Do you live with chronic pain? Does pain seem to infiltrate every area of your life, to the point that it is affecting your quality of life? If so, you are not alone. In this article, I will discuss some of the most important aspects of understanding chronic pain—its complex condition and how it works. In a subsequent post, I will present a “Chronic Pain Toolbox” that will equip you with essential self-management skills, so that you can be empowered to regain the quality of life you deserve.
Living with Chronic Pain
For millions of people, living with pain and physical discomfort has become a way of life. Indeed, chronic pain is now one of the most common problems plaguing adults, with 1 in 3 people being affected by it. Indeed, it is more prevalent than diabetes, heart disease, and cancer combined. With chronic pain, living a full and active life may seem out of reach. But it doesn’t have to be this way! On the contrary, it is possible to improve both your level of functioning and quality of life while reducing your pain symptoms. The key is to have an effective approach, along with the right skills and support. But in order to take control of chronic pain, it is necessary to understand how it works and how it affects us. This is what I will focus on today.
Understanding the Chronic Pain Experience
Chronic pain–regardless of cause– is a complex experience—something that is influenced by physical, psychological, and even environmental factors. Things like lack of sleep, stress, and feelings of anxiety, depression, fear or frustration can all play a considerable role in your symptoms. As I will discuss in a subsequent post, by addressing the many factors affecting your pain, you can better manage and control your chronic pain symptoms both safely and naturally.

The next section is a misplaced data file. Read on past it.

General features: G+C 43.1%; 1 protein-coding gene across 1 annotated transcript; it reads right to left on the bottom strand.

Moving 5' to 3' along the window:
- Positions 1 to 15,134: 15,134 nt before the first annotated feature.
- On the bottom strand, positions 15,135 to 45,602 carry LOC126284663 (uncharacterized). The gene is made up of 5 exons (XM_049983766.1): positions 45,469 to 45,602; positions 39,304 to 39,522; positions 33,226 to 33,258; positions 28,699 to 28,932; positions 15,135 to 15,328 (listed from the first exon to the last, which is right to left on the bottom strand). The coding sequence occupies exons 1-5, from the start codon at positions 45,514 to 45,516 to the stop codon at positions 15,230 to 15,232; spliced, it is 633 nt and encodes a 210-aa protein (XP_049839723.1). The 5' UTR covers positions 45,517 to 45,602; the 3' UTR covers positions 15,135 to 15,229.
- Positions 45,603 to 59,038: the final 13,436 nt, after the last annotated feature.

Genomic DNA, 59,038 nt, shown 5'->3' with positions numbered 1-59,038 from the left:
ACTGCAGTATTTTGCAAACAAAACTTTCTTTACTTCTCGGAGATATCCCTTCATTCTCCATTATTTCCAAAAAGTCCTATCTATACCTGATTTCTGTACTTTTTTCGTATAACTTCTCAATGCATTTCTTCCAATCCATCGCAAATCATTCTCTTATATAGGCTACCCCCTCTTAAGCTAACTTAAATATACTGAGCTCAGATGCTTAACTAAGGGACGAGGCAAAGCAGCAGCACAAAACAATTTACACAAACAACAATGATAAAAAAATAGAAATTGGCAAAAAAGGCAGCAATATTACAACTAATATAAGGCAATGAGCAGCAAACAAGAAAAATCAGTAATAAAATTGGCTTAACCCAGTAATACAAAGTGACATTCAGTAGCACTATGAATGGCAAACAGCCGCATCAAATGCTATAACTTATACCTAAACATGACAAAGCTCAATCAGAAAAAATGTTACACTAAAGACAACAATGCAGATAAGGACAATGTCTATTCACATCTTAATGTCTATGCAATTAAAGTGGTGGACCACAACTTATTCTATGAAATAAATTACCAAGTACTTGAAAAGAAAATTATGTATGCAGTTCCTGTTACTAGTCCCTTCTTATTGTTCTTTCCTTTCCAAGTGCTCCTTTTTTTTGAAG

The Vicious Cycle of Chronic Pain
For people with chronic pain, what determines the day-to-day level of pain has very much to do with the way your mind and body respond to it. For example, whenever a part of your body is hurting, the brain automatically attempts to limit the movement of that area. This leads to stiffness and muscle tension, which in turn cause even more pain. As a result, when someone suffers from chronic pain, what happens is that their overall activity level diminishes and their muscles becomes weak and deconditioned, often to the point that even the slightest activity hurts. On top of that, pain often leads to feelings of anxiety, frustration, sadness, or depression—emotions that further exacerbate the sensation of pain by increasing your body’s sensitivity to it.
Endorphins: The Natural Painkiller
The good news in all of this is that you do not need to be helpless in your pain. This is because your brain plays an immense role in chronic pain; it acts as the gatekeeper with the ability to allow you to feel pain as well as block the sensation of pain. What does this mean for you? It means that your mindset—what you think and how you feel—makes a huge difference in the actual degree of physical pain that you feel.
To be clear, this is not to say that your symptoms are “all in your head.” On the contrary, it is now known that most if not all chronic pain–even those that don’t have a specific diagnosis–come from some physical cause, such as damaged or inflamed nerves, blood vessels, muscles, or other tissues. Rather, the point is that your brain has the remarkable ability to secrete natural painkillers (called endorphins) that work very similarly to powerful pain medications you might take in the form of a pill.
One of the keys to effectively controlling chronic pain symptoms, therefore, is to take advantage of this process by incorporating certain activities into your day that encourage the release of endorphins. In my next post, I will expound more on this by presenting practical ways in which you can manage your chronic pain and minimize the effect it has on your daily life.
*The information presented in “Understanding Chronic Pain” can be found in Being Empowered for a Healthy Heart: A personal guide to taking control of your health while living with chronic conditions, by Phoebe Chi, MD, MPH.